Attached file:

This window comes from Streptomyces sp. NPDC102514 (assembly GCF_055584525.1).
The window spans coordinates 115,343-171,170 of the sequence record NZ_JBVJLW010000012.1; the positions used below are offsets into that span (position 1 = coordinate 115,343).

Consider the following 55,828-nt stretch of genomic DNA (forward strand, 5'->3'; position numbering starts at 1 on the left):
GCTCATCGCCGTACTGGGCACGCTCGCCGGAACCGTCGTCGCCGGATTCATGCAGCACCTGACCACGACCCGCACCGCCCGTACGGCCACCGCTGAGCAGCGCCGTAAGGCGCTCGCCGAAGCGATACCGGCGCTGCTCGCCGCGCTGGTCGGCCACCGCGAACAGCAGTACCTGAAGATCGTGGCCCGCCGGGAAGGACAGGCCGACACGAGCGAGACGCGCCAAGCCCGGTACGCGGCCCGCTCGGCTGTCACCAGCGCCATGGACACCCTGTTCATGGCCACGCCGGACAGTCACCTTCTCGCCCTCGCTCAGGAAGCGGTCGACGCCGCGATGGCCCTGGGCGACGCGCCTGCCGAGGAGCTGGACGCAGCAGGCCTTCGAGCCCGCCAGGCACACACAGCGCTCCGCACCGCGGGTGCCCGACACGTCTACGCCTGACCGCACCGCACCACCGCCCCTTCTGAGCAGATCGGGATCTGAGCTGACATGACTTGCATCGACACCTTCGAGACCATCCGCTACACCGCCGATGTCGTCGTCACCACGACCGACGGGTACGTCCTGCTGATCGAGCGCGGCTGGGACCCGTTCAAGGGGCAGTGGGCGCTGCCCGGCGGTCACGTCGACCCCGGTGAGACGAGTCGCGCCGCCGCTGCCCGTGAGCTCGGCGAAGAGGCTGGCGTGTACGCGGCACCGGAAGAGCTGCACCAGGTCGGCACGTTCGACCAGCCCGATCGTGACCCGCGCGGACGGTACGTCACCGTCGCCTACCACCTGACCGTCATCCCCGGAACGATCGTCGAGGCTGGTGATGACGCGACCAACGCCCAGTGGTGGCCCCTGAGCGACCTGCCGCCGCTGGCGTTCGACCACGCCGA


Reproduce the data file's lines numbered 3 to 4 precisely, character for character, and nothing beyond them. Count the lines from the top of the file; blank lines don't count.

Consider the following 55,828-nt stretch of genomic DNA (forward strand, 5'->3'; position numbering starts at 1 on the left):
GCTCATCGCCGTACTGGGCACGCTCGCCGGAACCGTCGTCGCCGGATTCATGCAGCACCTGACCACGACCCGCACCGCCCGTACGGCCACCGCTGAGCAGCGCCGTAAGGCGCTCGCCGAAGCGATACCGGCGCTGCTCGCCGCGCTGGTCGGCCACCGCGAACAGCAGTACCTGAAGATCGTGGCCCGCCGGGAAGGACAGGCCGACACGAGCGAGACGCGCCAAGCCCGGTACGCGGCCCGCTCGGCTGTCACCAGCGCCATGGACACCCTGTTCATGGCCACGCCGGACAGTCACCTTCTCGCCCTCGCTCAGGAAGCGGTCGACGCCGCGATGGCCCTGGGCGACGCGCCTGCCGAGGAGCTGGACGCAGCAGGCCTTCGAGCCCGCCAGGCACACACAGCGCTCCGCACCGCGGGTGCCCGACACGTCTACGCCTGACCGCACCGCACCACCGCCCCTTCTGAGCAGATCGGGATCTGAGCTGACATGACTTGCATCGACACCTTCGAGACCATCCGCTACACCGCCGATGTCGTCGTCACCACGACCGACGGGTACGTCCTGCTGATCGAGCGCGGCTGGGACCCGTTCAAGGGGCAGTGGGCGCTGCCCGGCGGTCACGTCGACCCCGGTGAGACGAGTCGCGCCGCCGCTGCCCGTGAGCTCGGCGAAGAGGCTGGCGTGTACGCGGCACCGGAAGAGCTGCACCAGGTCGGCACGTTCGACCAGCCCGATCGTGACCCGCGCGGACGGTACGTCACCGTCGCCTACCACCTGACCGTCATCCCCGGAACGATCGTCGAGGCTGGTGATGACGCGACCAACGCCCAGTGGTGGCCCCTGAGCGACCTGCCGCCGCTGGCGTTCGACCACGCCGA